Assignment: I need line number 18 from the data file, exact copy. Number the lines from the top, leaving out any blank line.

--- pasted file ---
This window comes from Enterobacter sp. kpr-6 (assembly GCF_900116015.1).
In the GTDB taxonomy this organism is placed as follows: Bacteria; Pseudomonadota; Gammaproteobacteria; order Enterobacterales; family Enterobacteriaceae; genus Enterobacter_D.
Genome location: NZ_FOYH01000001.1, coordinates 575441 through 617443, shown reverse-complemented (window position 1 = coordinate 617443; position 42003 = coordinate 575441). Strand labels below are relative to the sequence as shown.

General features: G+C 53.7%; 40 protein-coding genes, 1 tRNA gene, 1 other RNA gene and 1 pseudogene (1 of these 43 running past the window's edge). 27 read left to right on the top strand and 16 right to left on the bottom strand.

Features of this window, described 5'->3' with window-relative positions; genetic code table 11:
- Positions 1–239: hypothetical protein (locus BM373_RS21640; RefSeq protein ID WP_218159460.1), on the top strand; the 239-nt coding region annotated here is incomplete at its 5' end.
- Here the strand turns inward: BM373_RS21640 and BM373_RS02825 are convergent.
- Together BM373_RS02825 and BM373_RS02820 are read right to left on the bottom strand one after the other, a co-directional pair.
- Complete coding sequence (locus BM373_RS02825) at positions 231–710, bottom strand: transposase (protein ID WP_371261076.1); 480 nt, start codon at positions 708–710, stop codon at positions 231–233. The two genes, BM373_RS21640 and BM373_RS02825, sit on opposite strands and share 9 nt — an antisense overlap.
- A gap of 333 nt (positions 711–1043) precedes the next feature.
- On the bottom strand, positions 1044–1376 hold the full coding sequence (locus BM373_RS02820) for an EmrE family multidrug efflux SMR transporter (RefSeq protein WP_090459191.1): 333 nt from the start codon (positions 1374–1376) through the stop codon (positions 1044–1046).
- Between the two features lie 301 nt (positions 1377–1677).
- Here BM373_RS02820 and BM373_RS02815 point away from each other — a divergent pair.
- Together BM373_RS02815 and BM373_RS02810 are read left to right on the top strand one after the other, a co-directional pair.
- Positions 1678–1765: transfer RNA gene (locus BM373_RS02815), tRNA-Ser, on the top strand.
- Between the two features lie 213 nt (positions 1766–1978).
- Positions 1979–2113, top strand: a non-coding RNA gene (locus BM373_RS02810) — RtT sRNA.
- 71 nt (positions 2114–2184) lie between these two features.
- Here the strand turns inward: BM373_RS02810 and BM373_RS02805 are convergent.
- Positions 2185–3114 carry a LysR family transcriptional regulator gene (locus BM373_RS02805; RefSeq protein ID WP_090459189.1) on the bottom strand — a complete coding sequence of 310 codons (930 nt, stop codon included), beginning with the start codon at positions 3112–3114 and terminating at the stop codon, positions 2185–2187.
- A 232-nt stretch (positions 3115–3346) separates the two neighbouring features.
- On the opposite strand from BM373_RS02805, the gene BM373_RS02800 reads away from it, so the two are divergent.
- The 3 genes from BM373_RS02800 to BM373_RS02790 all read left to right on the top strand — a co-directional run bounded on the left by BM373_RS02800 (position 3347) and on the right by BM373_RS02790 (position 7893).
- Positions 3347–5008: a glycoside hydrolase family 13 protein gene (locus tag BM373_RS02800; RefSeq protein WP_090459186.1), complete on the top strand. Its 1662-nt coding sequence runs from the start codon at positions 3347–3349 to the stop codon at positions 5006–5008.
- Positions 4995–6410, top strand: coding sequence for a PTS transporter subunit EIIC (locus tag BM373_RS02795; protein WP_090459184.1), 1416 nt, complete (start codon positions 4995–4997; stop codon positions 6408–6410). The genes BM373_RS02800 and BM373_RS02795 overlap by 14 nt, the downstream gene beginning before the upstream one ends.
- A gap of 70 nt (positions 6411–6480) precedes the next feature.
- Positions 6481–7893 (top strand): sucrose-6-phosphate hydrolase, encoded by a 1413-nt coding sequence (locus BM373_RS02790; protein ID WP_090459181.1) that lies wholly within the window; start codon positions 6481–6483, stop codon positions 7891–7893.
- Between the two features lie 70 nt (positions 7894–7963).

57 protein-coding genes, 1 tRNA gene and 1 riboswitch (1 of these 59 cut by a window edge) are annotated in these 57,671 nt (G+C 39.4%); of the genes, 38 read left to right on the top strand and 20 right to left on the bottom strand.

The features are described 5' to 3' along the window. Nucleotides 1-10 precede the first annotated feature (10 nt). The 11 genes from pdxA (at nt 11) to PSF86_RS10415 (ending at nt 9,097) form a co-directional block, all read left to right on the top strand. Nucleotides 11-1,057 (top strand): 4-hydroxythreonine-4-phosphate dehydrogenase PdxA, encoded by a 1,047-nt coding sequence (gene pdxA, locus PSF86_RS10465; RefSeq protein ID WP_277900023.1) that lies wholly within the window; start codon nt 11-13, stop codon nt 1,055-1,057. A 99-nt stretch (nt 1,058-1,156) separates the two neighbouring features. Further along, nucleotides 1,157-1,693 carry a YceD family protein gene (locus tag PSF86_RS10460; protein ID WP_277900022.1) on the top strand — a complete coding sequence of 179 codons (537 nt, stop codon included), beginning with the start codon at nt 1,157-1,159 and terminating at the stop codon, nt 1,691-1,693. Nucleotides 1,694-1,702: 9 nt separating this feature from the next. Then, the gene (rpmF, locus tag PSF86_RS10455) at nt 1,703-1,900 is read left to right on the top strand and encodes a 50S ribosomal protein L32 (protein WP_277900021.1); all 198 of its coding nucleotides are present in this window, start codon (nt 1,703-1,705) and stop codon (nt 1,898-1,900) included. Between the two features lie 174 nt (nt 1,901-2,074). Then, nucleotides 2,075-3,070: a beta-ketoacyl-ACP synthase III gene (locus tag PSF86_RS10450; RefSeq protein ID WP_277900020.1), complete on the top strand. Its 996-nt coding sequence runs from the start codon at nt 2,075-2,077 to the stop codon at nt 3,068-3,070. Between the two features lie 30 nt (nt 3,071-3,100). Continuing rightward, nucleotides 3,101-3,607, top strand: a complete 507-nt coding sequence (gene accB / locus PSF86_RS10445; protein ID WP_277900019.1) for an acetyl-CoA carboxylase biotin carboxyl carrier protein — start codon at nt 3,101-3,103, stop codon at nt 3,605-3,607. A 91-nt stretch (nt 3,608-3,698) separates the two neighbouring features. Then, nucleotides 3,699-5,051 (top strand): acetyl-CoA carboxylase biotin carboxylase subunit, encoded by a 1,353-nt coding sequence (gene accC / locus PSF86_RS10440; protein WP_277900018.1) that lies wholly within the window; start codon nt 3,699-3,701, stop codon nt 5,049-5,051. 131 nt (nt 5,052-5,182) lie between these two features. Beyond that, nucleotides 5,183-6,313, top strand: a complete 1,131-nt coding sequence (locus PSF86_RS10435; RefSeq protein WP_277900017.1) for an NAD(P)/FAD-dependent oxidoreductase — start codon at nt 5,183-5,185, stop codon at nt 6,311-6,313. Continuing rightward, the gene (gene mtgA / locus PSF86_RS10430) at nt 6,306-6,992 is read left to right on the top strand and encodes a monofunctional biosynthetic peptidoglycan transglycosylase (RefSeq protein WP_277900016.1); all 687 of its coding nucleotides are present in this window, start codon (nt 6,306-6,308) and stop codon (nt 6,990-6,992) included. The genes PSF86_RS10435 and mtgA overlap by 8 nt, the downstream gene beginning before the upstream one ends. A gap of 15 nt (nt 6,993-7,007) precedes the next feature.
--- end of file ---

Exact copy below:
- 71 nt (positions 2114–2184) lie between these two features.